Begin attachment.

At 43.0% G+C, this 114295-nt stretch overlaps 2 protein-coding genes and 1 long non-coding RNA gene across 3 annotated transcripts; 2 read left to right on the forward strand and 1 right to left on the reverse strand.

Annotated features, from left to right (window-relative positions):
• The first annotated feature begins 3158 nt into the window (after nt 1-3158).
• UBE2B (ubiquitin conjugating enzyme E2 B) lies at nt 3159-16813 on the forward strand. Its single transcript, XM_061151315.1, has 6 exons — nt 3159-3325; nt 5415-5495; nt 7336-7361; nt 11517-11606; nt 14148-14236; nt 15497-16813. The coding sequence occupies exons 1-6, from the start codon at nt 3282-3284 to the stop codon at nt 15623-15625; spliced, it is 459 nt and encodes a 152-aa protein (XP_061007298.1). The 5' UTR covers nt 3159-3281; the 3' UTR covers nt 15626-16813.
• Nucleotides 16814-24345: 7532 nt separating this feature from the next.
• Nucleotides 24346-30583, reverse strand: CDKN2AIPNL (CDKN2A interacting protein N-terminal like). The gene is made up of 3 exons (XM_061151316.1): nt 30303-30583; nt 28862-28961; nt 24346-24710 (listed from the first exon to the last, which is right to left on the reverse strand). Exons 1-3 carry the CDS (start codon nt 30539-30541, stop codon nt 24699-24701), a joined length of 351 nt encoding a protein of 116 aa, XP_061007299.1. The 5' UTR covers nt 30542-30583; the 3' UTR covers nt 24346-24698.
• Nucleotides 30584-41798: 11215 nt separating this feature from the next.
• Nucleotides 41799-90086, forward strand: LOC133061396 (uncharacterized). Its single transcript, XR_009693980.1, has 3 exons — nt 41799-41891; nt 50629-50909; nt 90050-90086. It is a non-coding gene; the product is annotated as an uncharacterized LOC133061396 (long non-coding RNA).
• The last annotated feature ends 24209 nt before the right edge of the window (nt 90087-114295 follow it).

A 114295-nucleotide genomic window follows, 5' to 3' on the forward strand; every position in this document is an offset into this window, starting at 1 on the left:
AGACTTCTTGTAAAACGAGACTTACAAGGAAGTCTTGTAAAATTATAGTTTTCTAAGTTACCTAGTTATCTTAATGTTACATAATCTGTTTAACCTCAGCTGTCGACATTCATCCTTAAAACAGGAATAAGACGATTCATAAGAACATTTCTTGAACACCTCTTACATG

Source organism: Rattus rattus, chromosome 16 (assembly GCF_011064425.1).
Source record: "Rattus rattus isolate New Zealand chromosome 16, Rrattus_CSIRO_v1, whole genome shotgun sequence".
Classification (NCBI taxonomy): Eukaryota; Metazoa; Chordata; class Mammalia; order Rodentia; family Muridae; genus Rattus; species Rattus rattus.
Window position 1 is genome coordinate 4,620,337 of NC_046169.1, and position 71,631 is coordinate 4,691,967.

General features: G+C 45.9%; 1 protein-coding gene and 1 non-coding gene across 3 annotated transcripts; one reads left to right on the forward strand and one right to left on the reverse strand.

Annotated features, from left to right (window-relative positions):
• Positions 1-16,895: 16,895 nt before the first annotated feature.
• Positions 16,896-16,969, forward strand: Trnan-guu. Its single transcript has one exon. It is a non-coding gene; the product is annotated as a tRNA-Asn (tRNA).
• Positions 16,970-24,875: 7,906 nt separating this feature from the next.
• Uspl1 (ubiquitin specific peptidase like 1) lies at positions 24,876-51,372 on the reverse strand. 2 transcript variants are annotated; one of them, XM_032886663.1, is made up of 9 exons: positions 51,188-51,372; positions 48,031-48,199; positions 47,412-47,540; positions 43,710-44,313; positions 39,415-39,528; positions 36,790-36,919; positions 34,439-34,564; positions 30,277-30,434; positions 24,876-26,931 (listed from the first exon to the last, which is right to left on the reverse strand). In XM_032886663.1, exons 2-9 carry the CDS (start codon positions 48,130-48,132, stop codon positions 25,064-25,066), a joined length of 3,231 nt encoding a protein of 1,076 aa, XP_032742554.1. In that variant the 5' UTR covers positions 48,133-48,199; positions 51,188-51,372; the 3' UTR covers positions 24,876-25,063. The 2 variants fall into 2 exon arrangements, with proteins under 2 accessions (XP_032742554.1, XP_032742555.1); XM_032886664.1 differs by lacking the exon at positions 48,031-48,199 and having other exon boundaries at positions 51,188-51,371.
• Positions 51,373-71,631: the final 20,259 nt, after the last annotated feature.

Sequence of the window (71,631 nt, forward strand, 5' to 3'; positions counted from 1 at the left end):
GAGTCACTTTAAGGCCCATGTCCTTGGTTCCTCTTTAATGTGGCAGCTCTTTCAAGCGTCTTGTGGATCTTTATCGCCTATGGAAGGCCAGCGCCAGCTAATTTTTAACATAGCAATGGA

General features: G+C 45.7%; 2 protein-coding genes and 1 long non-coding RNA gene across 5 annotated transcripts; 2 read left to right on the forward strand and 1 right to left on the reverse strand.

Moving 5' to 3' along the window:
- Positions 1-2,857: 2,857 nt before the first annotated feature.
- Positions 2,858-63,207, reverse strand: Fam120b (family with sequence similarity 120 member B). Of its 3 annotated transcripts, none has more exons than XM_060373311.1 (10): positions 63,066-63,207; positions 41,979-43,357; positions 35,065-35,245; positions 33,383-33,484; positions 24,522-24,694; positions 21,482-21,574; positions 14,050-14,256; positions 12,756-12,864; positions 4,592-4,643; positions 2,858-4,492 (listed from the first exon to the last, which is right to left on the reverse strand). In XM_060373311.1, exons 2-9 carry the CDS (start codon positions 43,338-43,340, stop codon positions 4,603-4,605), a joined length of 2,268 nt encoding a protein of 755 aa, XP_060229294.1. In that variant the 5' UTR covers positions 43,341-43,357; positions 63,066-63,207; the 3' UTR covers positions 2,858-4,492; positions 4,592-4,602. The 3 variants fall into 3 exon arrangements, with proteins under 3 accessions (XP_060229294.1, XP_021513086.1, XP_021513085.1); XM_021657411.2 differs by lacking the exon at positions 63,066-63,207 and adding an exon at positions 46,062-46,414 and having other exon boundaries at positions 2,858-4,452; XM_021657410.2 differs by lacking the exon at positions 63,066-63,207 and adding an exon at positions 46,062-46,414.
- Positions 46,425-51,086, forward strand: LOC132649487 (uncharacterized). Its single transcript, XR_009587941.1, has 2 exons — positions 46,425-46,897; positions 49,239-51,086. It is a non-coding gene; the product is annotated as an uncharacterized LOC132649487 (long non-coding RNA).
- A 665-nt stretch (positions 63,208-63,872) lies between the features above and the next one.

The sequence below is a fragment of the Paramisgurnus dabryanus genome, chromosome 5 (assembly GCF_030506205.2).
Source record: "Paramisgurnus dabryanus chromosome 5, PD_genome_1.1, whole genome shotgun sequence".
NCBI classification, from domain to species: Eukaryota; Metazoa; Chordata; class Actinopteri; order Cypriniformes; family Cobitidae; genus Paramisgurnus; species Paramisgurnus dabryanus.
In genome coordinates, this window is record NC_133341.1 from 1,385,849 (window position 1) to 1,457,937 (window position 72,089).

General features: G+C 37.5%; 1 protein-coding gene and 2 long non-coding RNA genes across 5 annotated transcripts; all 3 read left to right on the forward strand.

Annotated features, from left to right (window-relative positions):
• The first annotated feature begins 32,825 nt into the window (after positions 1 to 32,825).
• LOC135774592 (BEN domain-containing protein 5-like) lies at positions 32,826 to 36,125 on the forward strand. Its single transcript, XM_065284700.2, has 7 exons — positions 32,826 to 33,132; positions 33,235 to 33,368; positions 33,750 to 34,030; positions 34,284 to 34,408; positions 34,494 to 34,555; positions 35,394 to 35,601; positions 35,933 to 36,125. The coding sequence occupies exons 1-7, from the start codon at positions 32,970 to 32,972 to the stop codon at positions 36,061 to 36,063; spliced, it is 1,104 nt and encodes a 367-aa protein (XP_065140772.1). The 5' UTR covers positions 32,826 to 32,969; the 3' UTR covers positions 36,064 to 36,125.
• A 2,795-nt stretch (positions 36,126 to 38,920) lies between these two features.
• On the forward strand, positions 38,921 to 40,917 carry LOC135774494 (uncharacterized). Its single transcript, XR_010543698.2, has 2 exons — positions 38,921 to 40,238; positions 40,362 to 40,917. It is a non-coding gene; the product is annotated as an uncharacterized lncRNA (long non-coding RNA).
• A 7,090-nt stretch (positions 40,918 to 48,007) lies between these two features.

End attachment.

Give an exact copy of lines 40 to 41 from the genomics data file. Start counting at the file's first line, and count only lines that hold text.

• On the forward strand, positions 38,921 to 40,917 carry LOC135774494 (uncharacterized). Its single transcript, XR_010543698.2, has 2 exons — positions 38,921 to 40,238; positions 40,362 to 40,917. It is a non-coding gene; the product is annotated as an uncharacterized lncRNA (long non-coding RNA).
• A 7,090-nt stretch (positions 40,918 to 48,007) lies between these two features.